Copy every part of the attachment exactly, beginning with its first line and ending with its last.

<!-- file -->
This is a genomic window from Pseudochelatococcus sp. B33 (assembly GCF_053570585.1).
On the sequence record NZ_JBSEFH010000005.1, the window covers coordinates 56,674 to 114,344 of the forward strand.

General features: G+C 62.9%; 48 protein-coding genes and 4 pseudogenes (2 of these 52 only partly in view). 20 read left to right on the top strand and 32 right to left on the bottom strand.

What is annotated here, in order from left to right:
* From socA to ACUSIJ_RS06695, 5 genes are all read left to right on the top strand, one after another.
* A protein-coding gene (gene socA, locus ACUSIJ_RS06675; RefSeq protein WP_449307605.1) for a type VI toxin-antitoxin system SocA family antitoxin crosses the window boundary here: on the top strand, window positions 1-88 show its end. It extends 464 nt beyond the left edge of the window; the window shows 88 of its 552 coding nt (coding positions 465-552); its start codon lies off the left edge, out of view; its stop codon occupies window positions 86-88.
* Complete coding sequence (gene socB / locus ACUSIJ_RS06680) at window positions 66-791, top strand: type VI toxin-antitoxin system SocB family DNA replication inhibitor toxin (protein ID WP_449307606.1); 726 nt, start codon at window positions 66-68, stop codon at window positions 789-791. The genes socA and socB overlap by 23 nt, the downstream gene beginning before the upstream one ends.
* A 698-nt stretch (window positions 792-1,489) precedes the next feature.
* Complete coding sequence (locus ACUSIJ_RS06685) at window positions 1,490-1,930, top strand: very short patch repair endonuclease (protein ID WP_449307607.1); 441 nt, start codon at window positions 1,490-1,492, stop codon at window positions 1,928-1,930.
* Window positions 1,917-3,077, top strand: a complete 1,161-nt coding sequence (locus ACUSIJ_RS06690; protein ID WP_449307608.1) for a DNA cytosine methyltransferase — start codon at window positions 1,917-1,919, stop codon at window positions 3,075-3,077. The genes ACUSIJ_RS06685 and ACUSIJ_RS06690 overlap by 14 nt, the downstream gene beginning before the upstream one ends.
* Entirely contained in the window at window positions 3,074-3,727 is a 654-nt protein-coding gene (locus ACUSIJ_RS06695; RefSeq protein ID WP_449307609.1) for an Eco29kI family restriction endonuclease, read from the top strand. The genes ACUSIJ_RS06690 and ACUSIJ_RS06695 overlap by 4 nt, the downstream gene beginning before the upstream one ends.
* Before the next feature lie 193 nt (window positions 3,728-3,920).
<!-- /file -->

This is a genomic window from Pseudochelatococcus sp. B33 (assembly GCF_053570585.1).
On the sequence record NZ_JBSEFH010000005.1, the window covers coordinates 56,674 to 114,344 of the forward strand.

General features: G+C 62.9%; 48 protein-coding genes and 4 pseudogenes (2 of these 52 only partly in view). 20 read left to right on the top strand and 32 right to left on the bottom strand.

What is annotated here, in order from left to right:
* From socA to ACUSIJ_RS06695, 5 genes are all read left to right on the top strand, one after another.
* A protein-coding gene (gene socA, locus ACUSIJ_RS06675; RefSeq protein WP_449307605.1) for a type VI toxin-antitoxin system SocA family antitoxin crosses the window boundary here: on the top strand, window positions 1-88 show its end. It extends 464 nt beyond the left edge of the window; the window shows 88 of its 552 coding nt (coding positions 465-552); its start codon lies off the left edge, out of view; its stop codon occupies window positions 86-88.
* Complete coding sequence (gene socB / locus ACUSIJ_RS06680) at window positions 66-791, top strand: type VI toxin-antitoxin system SocB family DNA replication inhibitor toxin (protein ID WP_449307606.1); 726 nt, start codon at window positions 66-68, stop codon at window positions 789-791. The genes socA and socB overlap by 23 nt, the downstream gene beginning before the upstream one ends.
* A 698-nt stretch (window positions 792-1,489) precedes the next feature.
* Complete coding sequence (locus ACUSIJ_RS06685) at window positions 1,490-1,930, top strand: very short patch repair endonuclease (protein ID WP_449307607.1); 441 nt, start codon at window positions 1,490-1,492, stop codon at window positions 1,928-1,930.
* Window positions 1,917-3,077, top strand: a complete 1,161-nt coding sequence (locus ACUSIJ_RS06690; protein ID WP_449307608.1) for a DNA cytosine methyltransferase — start codon at window positions 1,917-1,919, stop codon at window positions 3,075-3,077. The genes ACUSIJ_RS06685 and ACUSIJ_RS06690 overlap by 14 nt, the downstream gene beginning before the upstream one ends.
* Entirely contained in the window at window positions 3,074-3,727 is a 654-nt protein-coding gene (locus ACUSIJ_RS06695; RefSeq protein ID WP_449307609.1) for an Eco29kI family restriction endonuclease, read from the top strand. The genes ACUSIJ_RS06690 and ACUSIJ_RS06695 overlap by 4 nt, the downstream gene beginning before the upstream one ends.
* Before the next feature lie 193 nt (window positions 3,728-3,920).